What does the pink crane scarf in A Thousand Cranes by Yasunari Kawabata symbolize?

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dymatsuoka eNotes educator| Certified Educator

The pink scarf is decorated with a thousand-crane pattern, white on a pink background.  The colors and the cranes in Japanese culture signify "a long and happy life".

The crane-embellished scarf is wrapped around a bundle carried by Yukiko Inamura, a tea ceremony student and potential bride introduced to the central character, Kikuji Mitani, by a surrogate mother figure, Chikako Kurimoto.  Chikako has invited Mitani to a formal tea ceremony at Engakuji Temple, for the purpose of introducing him to Yukiko.  Yukiko is "graceful and charming", and at first it looks like a good match could be made between the two, and that they might indeed be able to secure a long and happy life together. 

Sadly, the uninvited intrusion of another character, Mrs. Ota, and her daughter Fumiko, presents an obstacle to the peaceful and apparently positive possibility of a union between Mitani and Yukiko.  Mrs. Ota has a powerfully symbolic artifact of her own in an ancient Shino tea bowl, and her constant presence makes the promise for Mitani and Yukiko as suggested by the pink crane scarf impossible to realize.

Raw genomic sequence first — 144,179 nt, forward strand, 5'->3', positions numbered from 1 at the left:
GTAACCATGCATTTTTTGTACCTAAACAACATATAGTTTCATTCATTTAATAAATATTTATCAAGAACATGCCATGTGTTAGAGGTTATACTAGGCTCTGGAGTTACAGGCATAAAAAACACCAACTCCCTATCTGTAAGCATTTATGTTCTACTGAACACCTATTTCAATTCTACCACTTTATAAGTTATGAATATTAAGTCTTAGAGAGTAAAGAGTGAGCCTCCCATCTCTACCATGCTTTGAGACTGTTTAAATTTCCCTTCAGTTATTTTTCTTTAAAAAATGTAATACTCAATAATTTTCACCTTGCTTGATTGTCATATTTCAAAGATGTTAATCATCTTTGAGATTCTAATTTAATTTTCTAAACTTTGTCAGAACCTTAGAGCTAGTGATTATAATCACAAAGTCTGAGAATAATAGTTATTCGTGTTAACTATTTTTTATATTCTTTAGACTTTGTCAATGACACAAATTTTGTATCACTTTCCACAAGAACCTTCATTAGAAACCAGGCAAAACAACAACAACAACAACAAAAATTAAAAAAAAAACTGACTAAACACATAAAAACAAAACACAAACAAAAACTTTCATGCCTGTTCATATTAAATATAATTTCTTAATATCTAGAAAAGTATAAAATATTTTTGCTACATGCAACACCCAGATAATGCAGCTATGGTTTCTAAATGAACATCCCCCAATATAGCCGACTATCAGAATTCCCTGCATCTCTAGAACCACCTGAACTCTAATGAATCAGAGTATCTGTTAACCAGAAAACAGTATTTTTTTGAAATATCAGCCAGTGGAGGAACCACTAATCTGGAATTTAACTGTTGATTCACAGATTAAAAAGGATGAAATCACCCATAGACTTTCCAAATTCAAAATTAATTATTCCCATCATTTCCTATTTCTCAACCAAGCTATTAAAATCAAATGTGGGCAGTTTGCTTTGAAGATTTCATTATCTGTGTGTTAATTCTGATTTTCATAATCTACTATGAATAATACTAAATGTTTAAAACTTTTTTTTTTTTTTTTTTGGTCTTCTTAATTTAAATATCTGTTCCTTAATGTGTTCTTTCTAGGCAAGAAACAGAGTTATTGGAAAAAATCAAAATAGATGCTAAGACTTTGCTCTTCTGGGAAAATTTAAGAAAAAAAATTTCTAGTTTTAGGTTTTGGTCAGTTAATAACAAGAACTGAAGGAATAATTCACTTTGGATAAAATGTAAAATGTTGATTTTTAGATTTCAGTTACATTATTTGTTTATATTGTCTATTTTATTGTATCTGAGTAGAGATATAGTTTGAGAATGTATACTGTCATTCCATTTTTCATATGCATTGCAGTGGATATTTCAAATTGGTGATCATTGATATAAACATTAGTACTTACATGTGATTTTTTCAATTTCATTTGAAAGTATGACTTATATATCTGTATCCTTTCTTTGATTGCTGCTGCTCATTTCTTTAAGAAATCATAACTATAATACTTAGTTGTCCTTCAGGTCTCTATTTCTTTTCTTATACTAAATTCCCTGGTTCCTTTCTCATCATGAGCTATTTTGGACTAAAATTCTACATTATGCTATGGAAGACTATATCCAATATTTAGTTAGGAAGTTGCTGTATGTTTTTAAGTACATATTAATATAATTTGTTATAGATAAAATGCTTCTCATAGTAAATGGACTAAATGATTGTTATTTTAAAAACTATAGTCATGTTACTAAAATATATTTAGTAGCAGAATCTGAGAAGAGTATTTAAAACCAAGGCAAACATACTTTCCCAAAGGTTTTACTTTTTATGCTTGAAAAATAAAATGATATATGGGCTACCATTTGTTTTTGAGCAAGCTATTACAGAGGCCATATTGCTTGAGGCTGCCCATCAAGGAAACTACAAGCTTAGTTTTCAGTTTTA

robyn-bird96 | Student

The Inamura girl wears a kerchief with a “thousand crane pattern in white on a pink crape background” (10).  A thousand cranes is a Japanese custom that that represents hope for a long and fruitful marriage.  Wives would present a thousand folded cranes to their husbands as a sign of good luck.  Chikako made it her goal to ensure Kikuji has a happy future. The Inamura girl represents hope for the future; the thousand cranes represent honor, yet honor and shame are so embedded with one another, that Kikuji avoids both, at all costs. 

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Thousand Cranes

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